For instance, if a product priced Rs.100 is sold for Rs.70 by a seller on Amazon, the online retailer will collect Rs.70 from the customer, keep a cut for itself, and give the remaining proceeds to the seller. Then, Amazon will also give the seller an additional amount to account for the discount offered by the seller. This amount could be Rs.30 or lower.
This method potentially poses a problem for state tax authorities. Tax is typically charged on the product when there’s a transfer of ownership.
In the case of e-commerce, sales tax is collected on the cost of the product and then on the price at which it is sold to the final customer. If a product is sold on a site below the cost price—as it happens in some cases—then the tax collected from the customer is much lower than what was paid originally. In this case, the seller would potentially be eligible to get a tax refund from the concerned state tax department.
An Amazon spokesperson insists that, “prices for products on the Amazon.in marketplace are determined by the sellers. We work hard and continually innovate to offer services such as FBA (Fulfilment by Amazon) and Easyship to sellers on our platform, that enables them to significantly lower their cost of selling and reducing defects as they sell to a nationwide customer base. Sellers pass on these savings as lower prices on the platform. On occasions, to promote our platform, we run marketing promotions”.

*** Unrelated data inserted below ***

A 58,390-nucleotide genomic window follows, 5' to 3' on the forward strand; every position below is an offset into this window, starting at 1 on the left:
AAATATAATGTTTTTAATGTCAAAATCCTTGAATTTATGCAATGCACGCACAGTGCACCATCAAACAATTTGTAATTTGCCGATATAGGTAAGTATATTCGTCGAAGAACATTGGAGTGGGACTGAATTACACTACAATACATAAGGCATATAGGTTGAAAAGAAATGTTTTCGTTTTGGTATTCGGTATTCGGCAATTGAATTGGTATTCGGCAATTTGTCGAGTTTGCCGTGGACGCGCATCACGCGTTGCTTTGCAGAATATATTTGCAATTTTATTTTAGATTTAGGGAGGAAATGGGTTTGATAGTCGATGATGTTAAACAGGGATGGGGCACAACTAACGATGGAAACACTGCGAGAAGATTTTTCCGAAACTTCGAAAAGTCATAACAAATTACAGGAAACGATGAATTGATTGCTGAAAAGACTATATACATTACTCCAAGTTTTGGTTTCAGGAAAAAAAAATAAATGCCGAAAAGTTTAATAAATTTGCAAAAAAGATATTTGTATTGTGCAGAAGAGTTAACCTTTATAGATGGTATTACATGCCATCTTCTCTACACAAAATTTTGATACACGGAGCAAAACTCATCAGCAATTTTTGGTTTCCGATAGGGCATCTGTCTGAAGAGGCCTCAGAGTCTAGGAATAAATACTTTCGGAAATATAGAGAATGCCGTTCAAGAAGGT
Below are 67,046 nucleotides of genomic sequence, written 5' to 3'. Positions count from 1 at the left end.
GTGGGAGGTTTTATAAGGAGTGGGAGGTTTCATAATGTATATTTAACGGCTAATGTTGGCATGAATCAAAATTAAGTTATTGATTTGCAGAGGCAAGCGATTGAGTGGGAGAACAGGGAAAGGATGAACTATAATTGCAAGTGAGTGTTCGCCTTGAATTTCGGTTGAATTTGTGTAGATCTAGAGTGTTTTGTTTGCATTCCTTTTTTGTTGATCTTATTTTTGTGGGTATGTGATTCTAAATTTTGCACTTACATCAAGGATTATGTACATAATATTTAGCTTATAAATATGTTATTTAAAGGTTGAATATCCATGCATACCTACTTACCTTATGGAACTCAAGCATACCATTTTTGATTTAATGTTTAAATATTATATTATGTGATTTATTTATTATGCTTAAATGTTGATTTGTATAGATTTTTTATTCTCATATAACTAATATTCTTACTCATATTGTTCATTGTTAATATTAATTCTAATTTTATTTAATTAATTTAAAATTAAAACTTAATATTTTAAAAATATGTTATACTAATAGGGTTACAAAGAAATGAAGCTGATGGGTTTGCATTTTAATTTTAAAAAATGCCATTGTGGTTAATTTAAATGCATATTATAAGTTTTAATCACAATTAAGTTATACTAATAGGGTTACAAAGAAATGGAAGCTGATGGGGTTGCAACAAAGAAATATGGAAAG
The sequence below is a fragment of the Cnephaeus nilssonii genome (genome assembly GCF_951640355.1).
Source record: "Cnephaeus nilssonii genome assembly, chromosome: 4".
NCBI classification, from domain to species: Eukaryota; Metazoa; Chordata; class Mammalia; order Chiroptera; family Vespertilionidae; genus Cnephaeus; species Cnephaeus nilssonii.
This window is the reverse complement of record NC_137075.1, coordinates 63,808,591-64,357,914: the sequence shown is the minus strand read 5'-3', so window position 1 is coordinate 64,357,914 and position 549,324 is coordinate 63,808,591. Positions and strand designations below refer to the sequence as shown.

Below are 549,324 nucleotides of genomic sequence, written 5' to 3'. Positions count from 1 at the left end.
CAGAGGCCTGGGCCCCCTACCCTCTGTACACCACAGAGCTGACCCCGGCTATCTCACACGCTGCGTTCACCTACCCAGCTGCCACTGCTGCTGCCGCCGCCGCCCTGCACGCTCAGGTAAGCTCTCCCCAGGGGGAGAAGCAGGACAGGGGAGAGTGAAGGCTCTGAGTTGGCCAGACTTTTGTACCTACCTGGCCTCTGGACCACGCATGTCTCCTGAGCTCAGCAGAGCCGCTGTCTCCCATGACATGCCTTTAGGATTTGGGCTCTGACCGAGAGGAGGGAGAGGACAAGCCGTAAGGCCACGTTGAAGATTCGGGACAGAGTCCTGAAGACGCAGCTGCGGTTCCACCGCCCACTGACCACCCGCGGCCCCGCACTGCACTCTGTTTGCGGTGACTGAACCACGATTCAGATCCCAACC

“We cannot comment on the tax practices of sellers who are independent business entities and responsible for their own taxes. As and when requested we extend our full cooperation to the tax authorities so that they are able identify and prevent tax leakages if any,” the spokesperson added.
WS Retail Services Pvt. Ltd, a seller on Flipkart, accounts for more than 75% of the site’s sales. For products sold by WS Retail, Flipkart doesn’t fund discounts. However, with other sellers, Flipkart suggests prices but unlike Amazon doesn’t typically pay the amount of discounts to sellers by cheque. Instead, it forgoes commissions or listing fees that marketplaces usually charge their sellers, according to two of the six people cited above.
During Flipkart’s recent Big Billion Day sale, many of the sellers apart from WS Retail were simply promised a certain amount and discounts were almost entirely funded by Flipkart. Sellers were paid through bank transfer by Flipkart, according to the people cited above.
With WS Retail, though, Flipkart has a closer business relationship.
In September 2012, the Bansals were forced to sell a large stake in WS Retail to former OnMobile Global Ltd chief operating officer Rajeev Kuchhal, just weeks before the Enforcement Directorate launched an investigation into the company’s business relationship with WS Retail. Both the Bansals and their relatives gave up their board seats, too.
Mint reported on 6 October that Tapas Rudrapatna and Sujeet Kumar, known to be close to the Bansals, control 46% of WS Retail, according to filings with the Registrar of Companies (RoC). Rudrapatna and Kumar were employed by Flipkart at least until September 2012. Their email addresses are still those of Flipkart, though Sujeet Kumar is listed as a permanent employee of WS Retail in documents with the RoC.
A Flipkart spokesperson did not reply to an email seeking comment.
Like Amazon, Snapdeal also finances part or full discounts given by most of its sellers. Snapdeal pays sellers by Real Time Gross Settlement, a form of Internet banking, or by cheque. Snapdeal refers to the discounts as “promotional expenses”.
During Snapdeal’s recent Buy One, Get One promotional offer, sellers were paid for both products by Snapdeal, which charged its commission fee only on one item.
A Snapdeal spokesperson did not reply to an email seeking comment.